Clause 5 - Amendments to Pensions Appeal Tribunals Act 1943

Part of Armed Forces – in a Public Bill Committee at 9:15 am on 24th February 2004.

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Photo of Gerald Howarth Gerald Howarth Shadow Minister (Defence) 9:15 am, 24th February 2004

I am sure that Members on both sides of the Committee are grateful to the Minister for his positive response to our expressions of concern. It is significant that three Labour Members made contributions and stated their concern.

I am grateful to the Minister for acknowledging the merit in our case and for undertaking to examine it. The hon. Member for Brighton, Kemptown made a

telling point in noting that there was a 50 per cent. success rate in cases without an advocate while the rate was bumped up to 95 per cent. with an advocate. I am not sure what form of advocacy the hon. Gentleman was offering and whether it was through his parliamentary office or just himself. I am sure that he would not have been on commission for that, but I am equally sure that his constituents, for whom he secured such success, would have been more than willing to have made some contribution towards his office cost allowance, although we know that that is not possible. It was, however a turning point. We welcome the fact that the Minister has taken the matter on board.

It would be helpful to know how many commissioners have had service experience. It would also be interesting for the Committee to know whether the Minister intends to give some sort of instruction that would ensure that those hearing the appeals are familiar with the particular circumstances that affect ex-service personnel. I hope that the Minister will respond to those points.

The Minister also mentioned that assistance was available, and set out the details on accommodation, travel and subsistence. I am not sure what one would get in London for less than five quid for eight hours of attendance—it might buy a cappuccino. The important point, however, is that the information that the Minister gave does not appear to be on the Veterans Agency website. Given that the Minister for Veterans is sitting beside the Minister from the Department for Constitutional Affairs, perhaps the two Ministers might get together during the break in our proceedings, to ascertain whether it might be possible for the website to incorporate some of the information that was given to the Committee this morning. That might help the appellants and the Royal British Legion.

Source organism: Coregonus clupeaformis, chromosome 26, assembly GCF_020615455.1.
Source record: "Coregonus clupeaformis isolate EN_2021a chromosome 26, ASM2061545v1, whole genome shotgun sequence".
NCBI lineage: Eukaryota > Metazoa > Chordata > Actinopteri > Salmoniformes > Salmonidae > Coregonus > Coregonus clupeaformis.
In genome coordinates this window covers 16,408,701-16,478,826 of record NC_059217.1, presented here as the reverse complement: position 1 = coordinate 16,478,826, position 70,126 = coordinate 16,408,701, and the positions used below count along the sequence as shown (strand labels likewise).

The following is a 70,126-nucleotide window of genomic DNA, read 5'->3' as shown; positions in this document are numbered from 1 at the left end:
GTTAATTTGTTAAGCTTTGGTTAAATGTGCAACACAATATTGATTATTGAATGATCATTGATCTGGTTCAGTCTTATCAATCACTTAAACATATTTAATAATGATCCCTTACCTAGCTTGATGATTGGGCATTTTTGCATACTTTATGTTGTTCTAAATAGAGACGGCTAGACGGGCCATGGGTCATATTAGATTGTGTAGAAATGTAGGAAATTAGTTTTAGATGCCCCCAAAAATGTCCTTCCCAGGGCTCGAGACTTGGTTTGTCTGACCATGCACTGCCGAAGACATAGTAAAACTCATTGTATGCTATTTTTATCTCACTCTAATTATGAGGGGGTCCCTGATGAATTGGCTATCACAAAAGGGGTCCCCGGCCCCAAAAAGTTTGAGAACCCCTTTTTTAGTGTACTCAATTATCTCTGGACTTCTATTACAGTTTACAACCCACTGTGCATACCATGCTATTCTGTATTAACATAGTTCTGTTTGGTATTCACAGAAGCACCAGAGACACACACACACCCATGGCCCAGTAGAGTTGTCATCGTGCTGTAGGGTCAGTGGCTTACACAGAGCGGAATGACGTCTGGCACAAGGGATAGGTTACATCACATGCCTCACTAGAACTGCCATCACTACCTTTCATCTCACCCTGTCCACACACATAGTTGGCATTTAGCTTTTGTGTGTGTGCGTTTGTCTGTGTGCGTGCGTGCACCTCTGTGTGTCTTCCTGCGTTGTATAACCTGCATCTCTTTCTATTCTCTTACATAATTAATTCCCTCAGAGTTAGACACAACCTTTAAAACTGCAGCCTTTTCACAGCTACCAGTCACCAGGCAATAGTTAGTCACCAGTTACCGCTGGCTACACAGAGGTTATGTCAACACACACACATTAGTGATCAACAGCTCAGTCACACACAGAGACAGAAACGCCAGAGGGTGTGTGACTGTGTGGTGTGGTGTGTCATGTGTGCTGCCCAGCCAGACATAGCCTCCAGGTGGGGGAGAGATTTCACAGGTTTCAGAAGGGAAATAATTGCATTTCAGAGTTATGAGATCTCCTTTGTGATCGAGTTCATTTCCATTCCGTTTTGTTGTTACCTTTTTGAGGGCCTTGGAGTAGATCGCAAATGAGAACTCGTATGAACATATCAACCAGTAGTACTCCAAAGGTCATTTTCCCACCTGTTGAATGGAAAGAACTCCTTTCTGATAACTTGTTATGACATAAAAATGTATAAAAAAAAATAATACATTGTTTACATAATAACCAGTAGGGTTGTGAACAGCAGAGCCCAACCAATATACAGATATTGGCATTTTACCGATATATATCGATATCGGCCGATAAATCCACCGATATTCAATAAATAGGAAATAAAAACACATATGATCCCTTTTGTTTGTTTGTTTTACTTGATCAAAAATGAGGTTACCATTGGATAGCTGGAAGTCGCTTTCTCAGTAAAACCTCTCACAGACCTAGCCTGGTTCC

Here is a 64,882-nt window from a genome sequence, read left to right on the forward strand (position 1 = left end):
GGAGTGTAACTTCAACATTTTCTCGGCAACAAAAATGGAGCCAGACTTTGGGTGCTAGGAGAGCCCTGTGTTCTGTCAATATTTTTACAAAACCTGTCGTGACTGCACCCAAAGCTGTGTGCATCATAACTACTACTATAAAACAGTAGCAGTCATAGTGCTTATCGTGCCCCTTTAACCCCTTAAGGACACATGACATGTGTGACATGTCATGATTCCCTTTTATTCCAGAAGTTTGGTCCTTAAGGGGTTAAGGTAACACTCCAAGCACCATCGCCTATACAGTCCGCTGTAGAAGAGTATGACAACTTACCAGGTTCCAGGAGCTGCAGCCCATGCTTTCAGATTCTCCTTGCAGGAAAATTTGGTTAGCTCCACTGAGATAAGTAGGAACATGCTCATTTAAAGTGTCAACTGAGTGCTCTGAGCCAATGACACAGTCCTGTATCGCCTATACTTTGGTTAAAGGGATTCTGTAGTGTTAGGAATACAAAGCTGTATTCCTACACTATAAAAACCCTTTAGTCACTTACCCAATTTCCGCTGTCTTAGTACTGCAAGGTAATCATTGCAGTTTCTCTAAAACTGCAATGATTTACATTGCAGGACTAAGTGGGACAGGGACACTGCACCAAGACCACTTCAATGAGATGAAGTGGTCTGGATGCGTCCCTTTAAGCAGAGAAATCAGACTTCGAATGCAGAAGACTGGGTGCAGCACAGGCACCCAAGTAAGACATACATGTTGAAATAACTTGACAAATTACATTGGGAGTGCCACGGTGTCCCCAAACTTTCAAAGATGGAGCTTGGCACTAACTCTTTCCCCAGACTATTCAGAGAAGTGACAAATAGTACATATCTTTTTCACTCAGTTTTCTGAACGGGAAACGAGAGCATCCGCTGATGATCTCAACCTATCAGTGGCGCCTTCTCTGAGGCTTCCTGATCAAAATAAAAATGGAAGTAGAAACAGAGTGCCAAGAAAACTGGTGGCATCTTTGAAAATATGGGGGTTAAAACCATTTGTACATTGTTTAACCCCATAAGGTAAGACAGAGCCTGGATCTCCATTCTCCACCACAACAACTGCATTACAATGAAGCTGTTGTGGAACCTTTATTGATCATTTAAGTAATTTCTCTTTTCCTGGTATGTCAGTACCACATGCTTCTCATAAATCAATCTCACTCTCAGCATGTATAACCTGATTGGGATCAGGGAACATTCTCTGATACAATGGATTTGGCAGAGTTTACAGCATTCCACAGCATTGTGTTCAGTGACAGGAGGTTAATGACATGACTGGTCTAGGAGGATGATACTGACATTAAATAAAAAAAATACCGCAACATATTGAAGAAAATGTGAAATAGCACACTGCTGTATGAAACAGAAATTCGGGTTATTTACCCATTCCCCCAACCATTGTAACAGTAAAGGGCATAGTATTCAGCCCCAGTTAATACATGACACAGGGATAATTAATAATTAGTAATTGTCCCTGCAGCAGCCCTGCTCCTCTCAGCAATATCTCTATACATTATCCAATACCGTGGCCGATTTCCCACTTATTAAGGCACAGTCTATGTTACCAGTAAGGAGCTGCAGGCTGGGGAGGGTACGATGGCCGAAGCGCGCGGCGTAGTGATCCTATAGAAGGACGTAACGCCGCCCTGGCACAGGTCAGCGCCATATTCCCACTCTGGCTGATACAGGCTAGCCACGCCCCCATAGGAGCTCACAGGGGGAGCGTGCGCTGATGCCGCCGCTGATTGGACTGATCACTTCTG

I agree with the Minister's statement that he does not want to encourage legal representation at tribunals. That would be a retrograde step. I am in favour of keeping lawyers out of as much as possible, given the amount that they charge. Having had personal experience of such matters, I believe that lawyers are a very expensive commodity.

I shall declare an interest, although I do not have to, and say that my son has just joined that profession. He has done so only out of affection for his father, however, to ensure that he is able to maintain his father in retirement in the style to which he would otherwise not be able to become accustomed, after having served a number of years in the House of Commons. It would therefore be unfair of me to denigrate the legal profession. None the less, lawyers are expensive and I suspect that there is a degree of common ground on both sides of the Committee that it would be better for the tribunals if appellants did not have legal representation.

I am grateful to the Minister for giving the Committee the assurance that he will look into these matters. I hope that, after discussion with the Minister for Veterans, he will put some information on the

website. I also hope that he will consider the possibility of assisting the Royal British Legion through some sort of specific arrangement, such as a grant in aid. The hon. Member for Glasgow, Anniesland (John Robertson) made the fair point that we do not want to have a blank cheque, so that everyone is encouraged to lodge appeals because there is Government money available.

As we in the Committee know, there is no such thing as Government money: the money is taxpayers' money to which we and all our constituents have contributed. Ministers might like to consider the possibility of making such a grant in aid, which could be specifically ring-fenced, to assist the RBL and others who are engaged in that charitable work.

On the basis of the constructive response that the Minister has given to the Committee, and bearing in mind that we have tabled other amendments in which such matters will also be addressed, I beg to ask leave to withdraw the amendment.

Amendment, by leave, withdrawn.

Clause 5 ordered to stand part of the Bill.